In microscopy, one is concerned about the closest distance between two objects that can be resolved in the image. The points of concern are quite different in lithography. A low-contrast image with a shallow-intensity slope can be turned into a sharp edge with the photoresist. As mentioned earlier in Sec. 1.3, the location of this edge is of prime interest and must be quantified against operating parameters of the exposure tool during manufacturing, because it determines the feature size that may be related to circuit-switching speed, leakage, resistance, etc. In addition, the edge position also determines whether the image in a given layer can be effectively overlaid with previous or subsequent layers. The five primary parameters that can be adjusted in the field are exposure dosage, focal position, pattern alignment between layers, magnification, and rotation. The last three parameters are mostly related to overlay. Even though magnification can affect feature size in principle, its effect on overlay is much greater than on feature size. The first two parameters—exposure dosage and focal position—determine the process window of the lithographic system in a mutually dependent way. This mutual dependence and the ability to superimpose simultaneous requirements on different features are captured in the exposuredefocus (E-D) tools that are the backbone of lithography metrics.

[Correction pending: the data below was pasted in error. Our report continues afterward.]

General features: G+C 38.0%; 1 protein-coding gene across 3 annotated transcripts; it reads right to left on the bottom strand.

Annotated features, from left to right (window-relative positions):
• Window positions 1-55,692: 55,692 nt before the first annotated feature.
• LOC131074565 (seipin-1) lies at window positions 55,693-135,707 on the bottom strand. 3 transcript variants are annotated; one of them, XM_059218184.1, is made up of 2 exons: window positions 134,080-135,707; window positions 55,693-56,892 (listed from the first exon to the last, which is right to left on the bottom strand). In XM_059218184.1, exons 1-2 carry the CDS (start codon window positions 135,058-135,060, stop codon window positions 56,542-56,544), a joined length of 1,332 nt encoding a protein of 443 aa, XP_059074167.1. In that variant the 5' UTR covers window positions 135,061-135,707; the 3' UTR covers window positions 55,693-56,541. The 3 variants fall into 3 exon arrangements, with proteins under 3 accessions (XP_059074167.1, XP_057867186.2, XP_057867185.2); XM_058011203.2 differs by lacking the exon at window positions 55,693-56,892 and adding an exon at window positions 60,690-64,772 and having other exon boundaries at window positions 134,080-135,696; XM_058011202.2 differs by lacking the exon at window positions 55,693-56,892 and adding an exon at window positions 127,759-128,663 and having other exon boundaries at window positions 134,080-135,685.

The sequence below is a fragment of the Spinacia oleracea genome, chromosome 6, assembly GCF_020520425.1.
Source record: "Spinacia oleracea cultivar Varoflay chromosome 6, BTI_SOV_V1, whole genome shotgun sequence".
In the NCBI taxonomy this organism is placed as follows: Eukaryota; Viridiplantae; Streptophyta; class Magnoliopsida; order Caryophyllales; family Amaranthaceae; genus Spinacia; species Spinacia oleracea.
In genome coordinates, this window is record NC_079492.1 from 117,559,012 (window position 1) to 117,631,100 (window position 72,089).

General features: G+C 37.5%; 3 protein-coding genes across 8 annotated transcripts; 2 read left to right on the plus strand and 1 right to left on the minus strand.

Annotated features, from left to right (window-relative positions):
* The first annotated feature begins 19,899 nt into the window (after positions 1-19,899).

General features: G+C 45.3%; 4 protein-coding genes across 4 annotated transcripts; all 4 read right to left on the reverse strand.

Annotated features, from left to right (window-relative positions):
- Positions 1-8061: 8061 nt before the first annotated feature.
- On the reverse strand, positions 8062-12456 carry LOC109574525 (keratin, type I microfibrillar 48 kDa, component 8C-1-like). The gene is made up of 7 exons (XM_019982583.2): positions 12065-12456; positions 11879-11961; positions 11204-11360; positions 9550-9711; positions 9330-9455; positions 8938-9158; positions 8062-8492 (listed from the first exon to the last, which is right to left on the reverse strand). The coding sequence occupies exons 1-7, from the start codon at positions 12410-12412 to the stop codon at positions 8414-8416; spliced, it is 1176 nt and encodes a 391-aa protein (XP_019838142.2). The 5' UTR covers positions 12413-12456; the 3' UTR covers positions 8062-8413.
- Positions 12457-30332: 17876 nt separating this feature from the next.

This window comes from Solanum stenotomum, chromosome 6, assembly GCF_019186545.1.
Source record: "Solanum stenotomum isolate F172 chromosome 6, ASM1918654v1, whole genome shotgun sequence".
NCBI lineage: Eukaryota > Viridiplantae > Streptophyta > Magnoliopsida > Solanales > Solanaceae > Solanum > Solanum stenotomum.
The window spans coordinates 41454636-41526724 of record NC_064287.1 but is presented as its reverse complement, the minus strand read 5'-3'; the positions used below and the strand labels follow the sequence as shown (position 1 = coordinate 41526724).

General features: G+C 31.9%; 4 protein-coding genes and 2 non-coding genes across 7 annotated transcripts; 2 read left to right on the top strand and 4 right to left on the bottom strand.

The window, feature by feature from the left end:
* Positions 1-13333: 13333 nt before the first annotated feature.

4.1 The Resolution and DOF Scaling Equations
Section 2.2 introduced resolution and DOF scaling in projection printing using the proportional relationship to wavelength and inverse proportional relationship to the lens NA without introducing the proportional constant. Equations (3.9) and (3.13) used an arbitrary constant of 0.5 as we provided the physical meaning of these relationships. Here, we finally introduce the resolution and DOF scaling equation with the rigorous proportional constants k1 and k3. We wait until now to do so, because the E-D tools discussed in this chapter can unambiguously determine these proportional constants.